Is Private Equity a Job Killer?

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Private equity buyouts are, depending on your perspective, dangerous, notorious, or a great way of unlocking "shareholder value." But for all the press, they're not terribly well studied.

Do they help employment by creating better companies, or do they only help shareholders -- at the expense of employees?

A recent University of Chicago Booth School of Business working paper takes a look at 3,200 buyouts over 26 years to find out. The results? Private equity buyouts do, on average, cause a slight decline in employment, almost 1%; but the story is not so simple.

Job losses and gains

The researchers estimate that private equity firms controlled more than 7% of employment between 1998 and 2007. So the question of whether they're good or bad for employment is actually rather significant.

Taken comprehensively, the researchers found that employment tended to shrink by less than 1% in the two years after a buyout. But there was a significant amount of activity that led to that net number.

According to the paper, "Private equity buyouts catalyze the creative destruction process, as measured by job creation and destruction and by the transfer of production units between firms." That's because private equity firms don't just fire everyone and congratulate themselves on a job well done. They tend to move a lot of resources around, pushing businesses out of poorly performing areas, and investing in more productive ones.

All in all, there are both job losses and job gains. In fact, in the first year after a buyout, target firms ramp up employment 2% faster than their competitors. They slow down later on, which leads to lower employment over time.

The result is that there isn't a major loss of jobs in the wake of a buyout. However, in light of the hustle and bustle, if your firm goes through a buyout, you wouldn't be unwise to worry: "Jobs at target establishments are at greater risk post buyout than jobs at [other firms]."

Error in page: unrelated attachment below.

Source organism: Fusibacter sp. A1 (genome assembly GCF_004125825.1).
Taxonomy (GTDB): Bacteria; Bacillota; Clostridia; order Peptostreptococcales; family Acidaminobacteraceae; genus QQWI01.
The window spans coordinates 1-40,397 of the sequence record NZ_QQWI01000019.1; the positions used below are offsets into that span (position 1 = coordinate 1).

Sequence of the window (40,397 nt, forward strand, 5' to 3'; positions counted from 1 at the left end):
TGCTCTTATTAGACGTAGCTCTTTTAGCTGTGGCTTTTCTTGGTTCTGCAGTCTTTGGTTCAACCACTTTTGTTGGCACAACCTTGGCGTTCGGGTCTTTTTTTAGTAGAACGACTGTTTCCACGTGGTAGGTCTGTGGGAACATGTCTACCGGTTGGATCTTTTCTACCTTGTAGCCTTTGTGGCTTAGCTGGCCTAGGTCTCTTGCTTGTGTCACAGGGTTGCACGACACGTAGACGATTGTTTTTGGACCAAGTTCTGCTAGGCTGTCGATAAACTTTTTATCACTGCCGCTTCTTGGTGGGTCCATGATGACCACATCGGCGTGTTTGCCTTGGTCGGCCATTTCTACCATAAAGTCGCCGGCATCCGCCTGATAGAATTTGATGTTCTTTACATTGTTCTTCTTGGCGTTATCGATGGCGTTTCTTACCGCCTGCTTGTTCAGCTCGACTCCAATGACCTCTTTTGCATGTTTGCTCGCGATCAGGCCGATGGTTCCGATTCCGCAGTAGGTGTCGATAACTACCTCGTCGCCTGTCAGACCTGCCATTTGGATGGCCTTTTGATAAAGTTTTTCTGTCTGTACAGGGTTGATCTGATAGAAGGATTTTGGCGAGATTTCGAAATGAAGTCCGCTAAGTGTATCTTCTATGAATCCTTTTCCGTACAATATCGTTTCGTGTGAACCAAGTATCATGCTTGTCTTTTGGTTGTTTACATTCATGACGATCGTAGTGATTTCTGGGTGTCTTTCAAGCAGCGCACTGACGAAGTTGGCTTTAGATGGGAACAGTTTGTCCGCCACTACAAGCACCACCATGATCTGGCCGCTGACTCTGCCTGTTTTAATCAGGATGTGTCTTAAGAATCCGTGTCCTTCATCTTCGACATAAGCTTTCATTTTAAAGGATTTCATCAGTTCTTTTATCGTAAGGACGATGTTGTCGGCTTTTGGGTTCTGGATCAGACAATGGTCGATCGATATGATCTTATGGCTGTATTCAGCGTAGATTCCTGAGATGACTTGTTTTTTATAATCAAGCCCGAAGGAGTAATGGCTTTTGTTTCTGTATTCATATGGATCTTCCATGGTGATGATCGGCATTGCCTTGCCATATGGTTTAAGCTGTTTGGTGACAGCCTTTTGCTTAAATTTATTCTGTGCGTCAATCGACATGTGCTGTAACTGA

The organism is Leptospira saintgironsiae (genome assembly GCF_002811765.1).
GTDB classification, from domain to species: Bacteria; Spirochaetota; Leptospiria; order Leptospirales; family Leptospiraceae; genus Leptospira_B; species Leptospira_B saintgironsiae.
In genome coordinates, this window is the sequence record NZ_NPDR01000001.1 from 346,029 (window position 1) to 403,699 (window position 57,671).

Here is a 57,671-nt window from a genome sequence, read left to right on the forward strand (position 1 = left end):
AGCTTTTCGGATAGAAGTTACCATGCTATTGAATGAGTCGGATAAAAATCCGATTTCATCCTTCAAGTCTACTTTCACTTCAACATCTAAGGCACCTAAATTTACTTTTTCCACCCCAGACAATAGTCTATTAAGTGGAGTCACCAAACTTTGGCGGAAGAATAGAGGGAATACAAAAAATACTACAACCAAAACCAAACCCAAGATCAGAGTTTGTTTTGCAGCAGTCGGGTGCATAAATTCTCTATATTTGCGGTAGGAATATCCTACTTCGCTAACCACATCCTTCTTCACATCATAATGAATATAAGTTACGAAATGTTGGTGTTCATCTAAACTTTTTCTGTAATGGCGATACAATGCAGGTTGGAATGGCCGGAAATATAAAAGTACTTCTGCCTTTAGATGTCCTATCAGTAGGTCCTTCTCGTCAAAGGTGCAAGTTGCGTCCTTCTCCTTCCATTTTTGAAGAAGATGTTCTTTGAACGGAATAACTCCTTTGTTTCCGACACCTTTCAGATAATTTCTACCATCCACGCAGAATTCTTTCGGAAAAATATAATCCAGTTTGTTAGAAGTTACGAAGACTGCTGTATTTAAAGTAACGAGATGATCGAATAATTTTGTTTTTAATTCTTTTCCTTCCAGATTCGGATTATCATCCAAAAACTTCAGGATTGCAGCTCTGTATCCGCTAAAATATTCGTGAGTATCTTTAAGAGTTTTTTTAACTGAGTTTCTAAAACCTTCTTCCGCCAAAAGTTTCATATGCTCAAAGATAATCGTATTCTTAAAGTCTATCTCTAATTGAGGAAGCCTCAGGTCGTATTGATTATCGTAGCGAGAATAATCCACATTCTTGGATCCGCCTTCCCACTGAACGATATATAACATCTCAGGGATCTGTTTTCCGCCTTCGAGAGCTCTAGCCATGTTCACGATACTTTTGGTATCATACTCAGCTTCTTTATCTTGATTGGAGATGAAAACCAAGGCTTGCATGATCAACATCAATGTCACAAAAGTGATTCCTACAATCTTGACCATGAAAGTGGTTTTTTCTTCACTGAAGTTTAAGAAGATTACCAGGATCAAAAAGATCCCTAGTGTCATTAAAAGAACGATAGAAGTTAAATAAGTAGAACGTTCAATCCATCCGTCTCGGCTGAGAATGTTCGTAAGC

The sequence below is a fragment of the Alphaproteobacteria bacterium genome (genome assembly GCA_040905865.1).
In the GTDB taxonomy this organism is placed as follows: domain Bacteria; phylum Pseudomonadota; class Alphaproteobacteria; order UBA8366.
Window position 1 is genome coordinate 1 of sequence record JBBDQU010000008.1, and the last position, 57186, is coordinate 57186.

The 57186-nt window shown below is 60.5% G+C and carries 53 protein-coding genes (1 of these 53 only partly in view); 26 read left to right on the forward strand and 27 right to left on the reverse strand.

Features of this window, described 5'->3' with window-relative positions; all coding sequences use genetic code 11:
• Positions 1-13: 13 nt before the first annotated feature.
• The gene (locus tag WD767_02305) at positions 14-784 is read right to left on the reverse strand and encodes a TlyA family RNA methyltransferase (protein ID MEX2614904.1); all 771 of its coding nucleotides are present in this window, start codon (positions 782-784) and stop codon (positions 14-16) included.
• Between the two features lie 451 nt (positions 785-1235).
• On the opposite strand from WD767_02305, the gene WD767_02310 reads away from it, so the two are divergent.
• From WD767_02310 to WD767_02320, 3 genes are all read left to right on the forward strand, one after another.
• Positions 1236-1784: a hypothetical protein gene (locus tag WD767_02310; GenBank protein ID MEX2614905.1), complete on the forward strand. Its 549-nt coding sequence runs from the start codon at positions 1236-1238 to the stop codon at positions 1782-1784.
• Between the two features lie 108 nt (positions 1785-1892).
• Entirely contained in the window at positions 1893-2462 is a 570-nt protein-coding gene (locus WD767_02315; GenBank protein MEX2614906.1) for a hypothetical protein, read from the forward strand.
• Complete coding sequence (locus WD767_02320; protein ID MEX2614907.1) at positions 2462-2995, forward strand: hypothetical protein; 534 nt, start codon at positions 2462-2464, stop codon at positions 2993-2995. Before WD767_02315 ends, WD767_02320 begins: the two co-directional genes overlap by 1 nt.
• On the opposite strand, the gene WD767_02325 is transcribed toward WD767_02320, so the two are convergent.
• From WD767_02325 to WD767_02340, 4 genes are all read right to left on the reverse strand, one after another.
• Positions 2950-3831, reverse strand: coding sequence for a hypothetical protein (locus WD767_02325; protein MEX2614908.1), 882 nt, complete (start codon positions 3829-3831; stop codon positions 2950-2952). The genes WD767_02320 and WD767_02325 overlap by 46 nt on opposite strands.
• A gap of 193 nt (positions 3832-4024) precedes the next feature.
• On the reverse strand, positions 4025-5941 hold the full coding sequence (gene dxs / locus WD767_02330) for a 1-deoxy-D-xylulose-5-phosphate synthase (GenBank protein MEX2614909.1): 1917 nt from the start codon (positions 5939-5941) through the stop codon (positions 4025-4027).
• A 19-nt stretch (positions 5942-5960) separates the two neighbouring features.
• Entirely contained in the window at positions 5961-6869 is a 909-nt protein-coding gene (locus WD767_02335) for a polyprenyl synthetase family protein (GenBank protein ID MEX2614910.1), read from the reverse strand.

The industry and type of buyout matters

Averages are useful, but the researchers find that there are also significant differences across industries when it comes to employment changes. In manufacturing, there tends to be a "modest" fall in employment after a buyout. In retail, target firms look like their competitors leading up to the buyout, then experience a nearly 12% drop in employment for the five years thereafter. Service industry firms, on the other hand, tend to grow much faster than their peers before a buyout, and then much slower afterwards.

Also, though public-to-private deals are much less common than private-to-private buyouts, they also have more dramatic and visible job losses: more than 10% losses over two years compared to peer firms, on average. On the other hand, companies undergoing private deals have an average employment expansion of more than 10% compared to competitors.

In that case, maybe you should worry more if your company is a public firm being taken private.

How do you judge if an individual private equity deal is good or not?

The authors point out that not all deals follow the same pattern, and that, sometimes, a specific situation will look a lot different than the average one. Seems obvious, but it's the obvious things that are often the easiest to forget.

For example, sometimes private equity firms simply fail at whatever their mission is (productivity improvement is a common one). Other times, they might focus on saving money through financial changes, like generating tax savings. In these cases, as the researchers put it, "There is no compelling reason to anticipate positive effects on productivity at target firms."

Other deals improve productivity simply through improving operations rather than investing in new areas. And finally, there are deals that make money by divesting unproductive business units. In both cases, you probably won't see a lot of new investment.

In the end, then, it's important to understand the reasoning behind a particular buyout decision. Sometimes, a buyout will build a stronger company that's better able to employ more people in the future; sometimes it will just change the financial structure without doing much else. On average, though, the changes to employment are modest.

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